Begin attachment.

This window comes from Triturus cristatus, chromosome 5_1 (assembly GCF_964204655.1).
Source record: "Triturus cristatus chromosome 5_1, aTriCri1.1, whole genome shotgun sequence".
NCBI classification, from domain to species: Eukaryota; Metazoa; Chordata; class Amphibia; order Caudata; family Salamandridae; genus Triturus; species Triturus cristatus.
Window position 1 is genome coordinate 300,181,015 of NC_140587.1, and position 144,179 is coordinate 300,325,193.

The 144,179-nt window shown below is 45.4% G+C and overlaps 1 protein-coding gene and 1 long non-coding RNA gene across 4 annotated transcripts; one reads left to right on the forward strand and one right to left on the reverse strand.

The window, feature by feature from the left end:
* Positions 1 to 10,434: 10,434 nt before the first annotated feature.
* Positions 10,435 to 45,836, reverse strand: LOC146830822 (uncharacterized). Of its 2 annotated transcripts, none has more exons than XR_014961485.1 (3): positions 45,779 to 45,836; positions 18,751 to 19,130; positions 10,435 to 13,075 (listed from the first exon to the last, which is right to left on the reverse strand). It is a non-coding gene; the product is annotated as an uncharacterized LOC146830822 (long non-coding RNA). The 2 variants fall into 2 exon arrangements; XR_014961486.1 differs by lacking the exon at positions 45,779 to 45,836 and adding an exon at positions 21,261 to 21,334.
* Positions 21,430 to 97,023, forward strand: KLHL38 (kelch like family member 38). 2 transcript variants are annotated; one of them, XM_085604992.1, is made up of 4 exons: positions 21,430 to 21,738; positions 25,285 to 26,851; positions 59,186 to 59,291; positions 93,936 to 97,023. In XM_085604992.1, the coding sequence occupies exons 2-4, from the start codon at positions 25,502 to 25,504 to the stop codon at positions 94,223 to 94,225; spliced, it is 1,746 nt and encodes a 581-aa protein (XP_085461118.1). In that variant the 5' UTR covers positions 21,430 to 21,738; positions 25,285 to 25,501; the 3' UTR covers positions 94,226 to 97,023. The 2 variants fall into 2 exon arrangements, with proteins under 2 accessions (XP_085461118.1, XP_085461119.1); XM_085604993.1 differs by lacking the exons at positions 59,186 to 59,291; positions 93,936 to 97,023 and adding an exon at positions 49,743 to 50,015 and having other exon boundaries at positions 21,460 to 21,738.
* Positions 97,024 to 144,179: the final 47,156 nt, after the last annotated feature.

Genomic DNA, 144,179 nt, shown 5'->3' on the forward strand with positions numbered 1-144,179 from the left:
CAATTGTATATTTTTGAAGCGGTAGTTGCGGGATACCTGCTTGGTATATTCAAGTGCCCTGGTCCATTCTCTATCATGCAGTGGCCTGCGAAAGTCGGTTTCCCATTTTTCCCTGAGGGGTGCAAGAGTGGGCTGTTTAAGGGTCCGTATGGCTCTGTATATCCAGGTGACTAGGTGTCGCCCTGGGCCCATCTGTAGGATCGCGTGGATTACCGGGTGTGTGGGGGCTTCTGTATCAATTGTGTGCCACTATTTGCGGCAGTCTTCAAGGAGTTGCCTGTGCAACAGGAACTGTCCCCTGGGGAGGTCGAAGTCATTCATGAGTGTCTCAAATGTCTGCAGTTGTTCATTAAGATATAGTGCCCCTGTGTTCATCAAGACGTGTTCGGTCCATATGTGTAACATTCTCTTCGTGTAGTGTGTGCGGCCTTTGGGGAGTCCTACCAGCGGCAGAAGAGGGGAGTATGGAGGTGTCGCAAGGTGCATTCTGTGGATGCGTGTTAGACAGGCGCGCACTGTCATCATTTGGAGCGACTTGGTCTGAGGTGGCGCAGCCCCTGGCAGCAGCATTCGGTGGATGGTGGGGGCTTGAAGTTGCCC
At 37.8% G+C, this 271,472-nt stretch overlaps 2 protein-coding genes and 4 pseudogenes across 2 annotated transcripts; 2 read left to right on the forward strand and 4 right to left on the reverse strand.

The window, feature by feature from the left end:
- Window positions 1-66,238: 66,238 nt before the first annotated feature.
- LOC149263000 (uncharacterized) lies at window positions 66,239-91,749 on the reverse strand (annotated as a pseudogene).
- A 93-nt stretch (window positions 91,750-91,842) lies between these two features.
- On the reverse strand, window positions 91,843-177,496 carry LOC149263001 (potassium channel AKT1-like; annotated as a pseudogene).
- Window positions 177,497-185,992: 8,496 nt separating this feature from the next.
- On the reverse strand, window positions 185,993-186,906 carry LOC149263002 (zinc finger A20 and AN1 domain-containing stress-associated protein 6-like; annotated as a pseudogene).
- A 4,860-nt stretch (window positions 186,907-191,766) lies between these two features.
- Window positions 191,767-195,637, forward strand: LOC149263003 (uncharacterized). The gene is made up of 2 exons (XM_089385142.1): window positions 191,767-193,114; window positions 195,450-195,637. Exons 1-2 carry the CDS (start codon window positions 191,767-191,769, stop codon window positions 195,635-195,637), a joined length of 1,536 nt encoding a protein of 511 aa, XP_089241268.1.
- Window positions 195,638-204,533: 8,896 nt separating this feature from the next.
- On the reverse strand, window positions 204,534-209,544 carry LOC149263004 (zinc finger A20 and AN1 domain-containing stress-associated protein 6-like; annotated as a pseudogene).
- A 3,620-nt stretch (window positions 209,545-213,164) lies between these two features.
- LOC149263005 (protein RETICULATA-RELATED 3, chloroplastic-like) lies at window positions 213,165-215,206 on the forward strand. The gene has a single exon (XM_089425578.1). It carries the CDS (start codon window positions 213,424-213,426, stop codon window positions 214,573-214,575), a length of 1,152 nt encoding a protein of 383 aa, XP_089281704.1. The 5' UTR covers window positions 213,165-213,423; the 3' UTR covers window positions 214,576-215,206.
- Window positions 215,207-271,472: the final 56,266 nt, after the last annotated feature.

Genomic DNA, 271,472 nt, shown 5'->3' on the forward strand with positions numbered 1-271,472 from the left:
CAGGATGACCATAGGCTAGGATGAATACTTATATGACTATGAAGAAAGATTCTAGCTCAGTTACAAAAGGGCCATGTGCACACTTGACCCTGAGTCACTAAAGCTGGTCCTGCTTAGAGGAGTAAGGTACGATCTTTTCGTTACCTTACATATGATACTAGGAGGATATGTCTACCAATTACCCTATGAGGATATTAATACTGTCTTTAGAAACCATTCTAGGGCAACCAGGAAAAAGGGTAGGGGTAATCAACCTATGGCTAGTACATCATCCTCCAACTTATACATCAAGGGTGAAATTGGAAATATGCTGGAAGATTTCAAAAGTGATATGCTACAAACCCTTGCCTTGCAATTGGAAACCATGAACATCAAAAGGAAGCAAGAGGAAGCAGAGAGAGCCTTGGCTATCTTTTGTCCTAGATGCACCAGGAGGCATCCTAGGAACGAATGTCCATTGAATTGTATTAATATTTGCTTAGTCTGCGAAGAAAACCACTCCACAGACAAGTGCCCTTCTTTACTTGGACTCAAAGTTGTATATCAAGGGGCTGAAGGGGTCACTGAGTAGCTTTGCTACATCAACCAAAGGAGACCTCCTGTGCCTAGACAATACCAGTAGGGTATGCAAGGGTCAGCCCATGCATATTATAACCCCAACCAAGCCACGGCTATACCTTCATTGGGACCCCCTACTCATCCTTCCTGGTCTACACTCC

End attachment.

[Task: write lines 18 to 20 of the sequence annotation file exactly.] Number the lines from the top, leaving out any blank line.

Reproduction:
- On the reverse strand, window positions 91,843-177,496 carry LOC149263001 (potassium channel AKT1-like; annotated as a pseudogene).
- Window positions 177,497-185,992: 8,496 nt separating this feature from the next.
- On the reverse strand, window positions 185,993-186,906 carry LOC149263002 (zinc finger A20 and AN1 domain-containing stress-associated protein 6-like; annotated as a pseudogene).